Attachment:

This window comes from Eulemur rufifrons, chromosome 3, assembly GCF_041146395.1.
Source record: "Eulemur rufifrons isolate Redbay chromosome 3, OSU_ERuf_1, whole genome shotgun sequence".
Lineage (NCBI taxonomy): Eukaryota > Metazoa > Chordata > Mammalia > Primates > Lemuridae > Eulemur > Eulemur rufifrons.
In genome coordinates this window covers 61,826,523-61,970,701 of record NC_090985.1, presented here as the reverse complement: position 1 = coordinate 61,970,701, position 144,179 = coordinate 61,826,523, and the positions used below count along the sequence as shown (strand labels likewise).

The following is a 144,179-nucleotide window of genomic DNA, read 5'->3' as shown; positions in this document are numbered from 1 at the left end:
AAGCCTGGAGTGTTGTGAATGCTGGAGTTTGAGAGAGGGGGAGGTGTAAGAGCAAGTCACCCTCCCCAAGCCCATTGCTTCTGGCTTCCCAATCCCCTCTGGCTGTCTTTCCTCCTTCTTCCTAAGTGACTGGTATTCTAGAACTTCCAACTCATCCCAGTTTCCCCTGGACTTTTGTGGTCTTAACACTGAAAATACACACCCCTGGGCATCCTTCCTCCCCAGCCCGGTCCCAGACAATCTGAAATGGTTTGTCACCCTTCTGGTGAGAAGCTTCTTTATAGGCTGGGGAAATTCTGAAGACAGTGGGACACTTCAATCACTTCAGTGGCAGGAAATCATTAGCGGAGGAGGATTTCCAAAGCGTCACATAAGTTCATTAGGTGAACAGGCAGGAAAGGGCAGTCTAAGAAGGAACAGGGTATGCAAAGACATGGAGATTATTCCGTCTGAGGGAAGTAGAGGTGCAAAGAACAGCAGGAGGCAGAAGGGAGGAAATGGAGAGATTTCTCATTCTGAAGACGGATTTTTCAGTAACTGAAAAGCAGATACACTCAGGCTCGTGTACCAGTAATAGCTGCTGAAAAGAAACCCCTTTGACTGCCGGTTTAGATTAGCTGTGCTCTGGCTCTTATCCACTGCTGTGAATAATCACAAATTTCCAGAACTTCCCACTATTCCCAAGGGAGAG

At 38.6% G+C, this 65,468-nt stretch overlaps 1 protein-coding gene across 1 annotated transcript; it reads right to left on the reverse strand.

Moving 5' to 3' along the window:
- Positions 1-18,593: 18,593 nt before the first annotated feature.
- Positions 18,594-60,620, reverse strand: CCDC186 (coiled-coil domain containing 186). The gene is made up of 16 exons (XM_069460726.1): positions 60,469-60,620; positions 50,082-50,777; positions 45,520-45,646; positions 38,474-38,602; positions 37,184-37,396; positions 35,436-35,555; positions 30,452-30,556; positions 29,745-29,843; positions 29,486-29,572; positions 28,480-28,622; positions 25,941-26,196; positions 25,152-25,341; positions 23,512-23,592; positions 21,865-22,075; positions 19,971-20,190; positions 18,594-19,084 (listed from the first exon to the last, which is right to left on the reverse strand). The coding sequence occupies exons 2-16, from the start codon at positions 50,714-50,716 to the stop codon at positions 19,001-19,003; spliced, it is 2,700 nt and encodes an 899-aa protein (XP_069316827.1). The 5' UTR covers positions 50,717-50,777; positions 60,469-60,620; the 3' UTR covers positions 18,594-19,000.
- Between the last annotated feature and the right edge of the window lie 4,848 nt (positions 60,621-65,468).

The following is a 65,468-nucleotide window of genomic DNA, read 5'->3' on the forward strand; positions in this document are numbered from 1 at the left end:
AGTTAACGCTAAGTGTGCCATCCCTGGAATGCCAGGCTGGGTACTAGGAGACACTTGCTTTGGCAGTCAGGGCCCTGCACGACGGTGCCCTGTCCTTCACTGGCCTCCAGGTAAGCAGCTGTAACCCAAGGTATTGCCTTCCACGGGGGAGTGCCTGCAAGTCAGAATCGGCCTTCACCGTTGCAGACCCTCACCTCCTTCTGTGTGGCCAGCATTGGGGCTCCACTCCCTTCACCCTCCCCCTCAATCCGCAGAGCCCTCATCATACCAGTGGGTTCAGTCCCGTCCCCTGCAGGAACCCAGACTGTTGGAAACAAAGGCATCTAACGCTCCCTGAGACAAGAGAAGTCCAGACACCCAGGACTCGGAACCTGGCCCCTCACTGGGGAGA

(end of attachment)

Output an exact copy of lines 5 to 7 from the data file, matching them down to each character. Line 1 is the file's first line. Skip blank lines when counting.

The following is a 144,179-nucleotide window of genomic DNA, read 5'->3' as shown; positions in this document are numbered from 1 at the left end:
AAGCCTGGAGTGTTGTGAATGCTGGAGTTTGAGAGAGGGGGAGGTGTAAGAGCAAGTCACCCTCCCCAAGCCCATTGCTTCTGGCTTCCCAATCCCCTCTGGCTGTCTTTCCTCCTTCTTCCTAAGTGACTGGTATTCTAGAACTTCCAACTCATCCCAGTTTCCCCTGGACTTTTGTGGTCTTAACACTGAAAATACACACCCCTGGGCATCCTTCCTCCCCAGCCCGGTCCCAGACAATCTGAAATGGTTTGTCACCCTTCTGGTGAGAAGCTTCTTTATAGGCTGGGGAAATTCTGAAGACAGTGGGACACTTCAATCACTTCAGTGGCAGGAAATCATTAGCGGAGGAGGATTTCCAAAGCGTCACATAAGTTCATTAGGTGAACAGGCAGGAAAGGGCAGTCTAAGAAGGAACAGGGTATGCAAAGACATGGAGATTATTCCGTCTGAGGGAAGTAGAGGTGCAAAGAACAGCAGGAGGCAGAAGGGAGGAAATGGAGAGATTTCTCATTCTGAAGACGGATTTTTCAGTAACTGAAAAGCAGATACACTCAGGCTCGTGTACCAGTAATAGCTGCTGAAAAGAAACCCCTTTGACTGCCGGTTTAGATTAGCTGTGCTCTGGCTCTTATCCACTGCTGTGAATAATCACAAATTTCCAGAACTTCCCACTATTCCCAAGGGAGAG

At 38.6% G+C, this 65,468-nt stretch overlaps 1 protein-coding gene across 1 annotated transcript; it reads right to left on the reverse strand.